- US equities post gains as Biden announced infrastructure spending deal, US data cut tapering woes.
- Technology, pharma favored S&P 500 and Nasdaq, Dow follows the suit.
- Fed’s removal of virus-led restrictions on banks renews policy adjustment fears of late.
- Second-tier US data may entertain investors, qualitative factors become more important.
Wall Street marks another positive day, a better one for S&P 500 and Nasdaq, by the end of Thursday as US policymakers, be it Senators or Fed, got some relief. However, the latest sign of the Fed’s dialing back of the pandemic-led measures for banks probe bears.
Markets cheered US Senators’ ability to deliver President Joe Biden-backed stimulus, despite no clear details, ahead of the two-week-long holidays. Also on the positive side were softer economics easing pressure off the Fed policymakers to reconsider the monetary policy adjustments.
It’s worth noting that the US Federal Reserve’s (Fed) stress test results recently allowed banks to repurchase shares, after limiting the same through the covid times, which in turn hints at the Fed’s concern over easy money and signals future consolidation of monetary markets.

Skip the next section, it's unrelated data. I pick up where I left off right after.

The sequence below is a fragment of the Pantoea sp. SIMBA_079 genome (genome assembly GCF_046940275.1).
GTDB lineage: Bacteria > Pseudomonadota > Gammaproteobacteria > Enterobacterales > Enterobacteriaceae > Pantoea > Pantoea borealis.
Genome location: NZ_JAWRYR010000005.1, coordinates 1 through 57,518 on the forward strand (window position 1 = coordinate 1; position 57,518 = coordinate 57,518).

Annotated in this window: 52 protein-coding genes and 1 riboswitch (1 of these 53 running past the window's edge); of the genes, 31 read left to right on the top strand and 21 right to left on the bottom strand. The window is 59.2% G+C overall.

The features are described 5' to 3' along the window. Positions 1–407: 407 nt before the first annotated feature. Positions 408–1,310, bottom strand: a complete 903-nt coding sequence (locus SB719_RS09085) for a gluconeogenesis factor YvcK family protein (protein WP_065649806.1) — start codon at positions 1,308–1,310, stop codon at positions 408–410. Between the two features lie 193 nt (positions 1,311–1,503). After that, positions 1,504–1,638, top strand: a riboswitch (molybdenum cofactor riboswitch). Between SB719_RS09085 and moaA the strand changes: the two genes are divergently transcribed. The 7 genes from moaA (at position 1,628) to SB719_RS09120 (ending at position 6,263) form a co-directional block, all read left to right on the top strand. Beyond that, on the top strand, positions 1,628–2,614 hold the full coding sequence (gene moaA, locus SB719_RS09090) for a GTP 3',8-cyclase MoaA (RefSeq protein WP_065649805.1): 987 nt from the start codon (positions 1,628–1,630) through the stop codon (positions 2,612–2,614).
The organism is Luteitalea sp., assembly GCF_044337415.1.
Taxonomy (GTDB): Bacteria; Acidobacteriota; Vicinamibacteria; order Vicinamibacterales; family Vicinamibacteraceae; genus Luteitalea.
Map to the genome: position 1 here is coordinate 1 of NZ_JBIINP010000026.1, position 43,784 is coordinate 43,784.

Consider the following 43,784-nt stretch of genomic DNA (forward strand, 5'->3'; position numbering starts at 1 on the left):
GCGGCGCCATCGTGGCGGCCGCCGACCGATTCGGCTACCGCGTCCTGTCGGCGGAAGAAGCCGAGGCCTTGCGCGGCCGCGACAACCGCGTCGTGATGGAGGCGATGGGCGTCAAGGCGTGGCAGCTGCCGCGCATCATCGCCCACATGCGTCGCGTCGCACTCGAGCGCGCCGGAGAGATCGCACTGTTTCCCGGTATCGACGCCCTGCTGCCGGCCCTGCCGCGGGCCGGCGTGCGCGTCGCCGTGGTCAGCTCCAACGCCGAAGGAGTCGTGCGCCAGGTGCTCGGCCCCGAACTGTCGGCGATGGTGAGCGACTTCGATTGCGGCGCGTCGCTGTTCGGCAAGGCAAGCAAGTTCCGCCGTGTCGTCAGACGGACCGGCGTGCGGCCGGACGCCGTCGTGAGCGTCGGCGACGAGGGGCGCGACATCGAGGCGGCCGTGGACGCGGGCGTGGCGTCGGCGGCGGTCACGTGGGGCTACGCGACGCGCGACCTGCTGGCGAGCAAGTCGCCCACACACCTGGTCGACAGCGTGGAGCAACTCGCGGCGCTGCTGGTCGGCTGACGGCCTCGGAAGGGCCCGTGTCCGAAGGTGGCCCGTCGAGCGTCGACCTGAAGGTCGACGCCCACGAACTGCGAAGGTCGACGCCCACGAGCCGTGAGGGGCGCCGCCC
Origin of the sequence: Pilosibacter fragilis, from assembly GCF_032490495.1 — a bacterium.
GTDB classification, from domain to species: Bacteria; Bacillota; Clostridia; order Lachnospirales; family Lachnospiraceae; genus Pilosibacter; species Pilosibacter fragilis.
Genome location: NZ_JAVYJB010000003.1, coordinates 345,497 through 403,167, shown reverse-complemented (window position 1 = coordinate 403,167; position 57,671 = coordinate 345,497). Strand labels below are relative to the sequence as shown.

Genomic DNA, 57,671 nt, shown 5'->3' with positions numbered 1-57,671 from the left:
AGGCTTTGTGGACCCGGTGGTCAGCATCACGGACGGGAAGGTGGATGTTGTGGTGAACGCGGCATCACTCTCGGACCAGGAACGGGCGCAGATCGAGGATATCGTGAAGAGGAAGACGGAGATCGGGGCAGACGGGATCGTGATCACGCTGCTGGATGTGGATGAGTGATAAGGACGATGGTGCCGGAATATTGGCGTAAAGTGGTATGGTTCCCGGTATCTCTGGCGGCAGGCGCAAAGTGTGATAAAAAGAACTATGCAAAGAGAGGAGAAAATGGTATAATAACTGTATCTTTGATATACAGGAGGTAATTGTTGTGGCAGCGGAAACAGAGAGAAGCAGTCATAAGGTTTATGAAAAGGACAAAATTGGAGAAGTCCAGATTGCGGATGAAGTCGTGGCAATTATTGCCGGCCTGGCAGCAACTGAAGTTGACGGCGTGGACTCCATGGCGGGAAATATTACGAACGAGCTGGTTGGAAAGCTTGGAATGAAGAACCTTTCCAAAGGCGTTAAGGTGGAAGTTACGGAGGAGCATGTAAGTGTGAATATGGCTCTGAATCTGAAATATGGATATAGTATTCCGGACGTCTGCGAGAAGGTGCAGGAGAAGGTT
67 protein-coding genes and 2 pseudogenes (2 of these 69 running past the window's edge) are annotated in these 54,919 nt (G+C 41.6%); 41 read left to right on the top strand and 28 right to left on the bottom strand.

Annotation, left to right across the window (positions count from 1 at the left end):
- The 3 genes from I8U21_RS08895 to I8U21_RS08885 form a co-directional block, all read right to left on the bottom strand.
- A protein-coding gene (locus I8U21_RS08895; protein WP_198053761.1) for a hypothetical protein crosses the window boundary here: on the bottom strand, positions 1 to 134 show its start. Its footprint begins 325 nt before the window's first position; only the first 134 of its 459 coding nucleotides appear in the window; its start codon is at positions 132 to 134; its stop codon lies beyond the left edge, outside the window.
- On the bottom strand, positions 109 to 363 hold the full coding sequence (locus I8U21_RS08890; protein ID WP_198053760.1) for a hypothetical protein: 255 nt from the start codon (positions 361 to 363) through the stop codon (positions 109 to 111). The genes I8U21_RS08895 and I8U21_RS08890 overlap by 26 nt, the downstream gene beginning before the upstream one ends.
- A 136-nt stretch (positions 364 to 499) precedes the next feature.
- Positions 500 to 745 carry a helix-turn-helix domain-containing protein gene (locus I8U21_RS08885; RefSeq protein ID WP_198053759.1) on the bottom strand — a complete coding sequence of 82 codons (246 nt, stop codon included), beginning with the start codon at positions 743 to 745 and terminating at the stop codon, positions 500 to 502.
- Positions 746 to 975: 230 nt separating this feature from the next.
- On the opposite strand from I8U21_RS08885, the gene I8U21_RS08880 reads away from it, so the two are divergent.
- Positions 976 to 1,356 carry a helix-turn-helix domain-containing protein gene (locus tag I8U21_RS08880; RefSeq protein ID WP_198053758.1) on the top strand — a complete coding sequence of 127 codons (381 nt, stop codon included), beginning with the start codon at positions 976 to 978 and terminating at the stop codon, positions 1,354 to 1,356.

Amid these plays, S&P 500 and Nasdaq refresh record tops with 4,271 and 14,414 levels before closing around 4,266 and 14,370 respectively, up 0.58% and 0.69% in that order. Dow Jones Industrial Average (DJI) also posted 0.95% gains, or 322 points, while closing the day near 34,197.
US 10-year Treasury yields rose for the second consecutive day but the US dollar index (DXY) remains sluggish by the press time.
Eli Lilly benefited from the news that it intends to file for the antibody treatment whereas shares of Facebook and Google were also up over 1.0%. Further, Caterpillar and Boeing boosted Nasdaq while bank stocks also rose on the stress test results.
Having witnessed the initial reaction to the week’s key data/events, investors may witness quiet sessions heading into the month-end, as well as quarter-end. However, covid and China headlines, not to forget Fedspeak and second-tier data, may entertain them.
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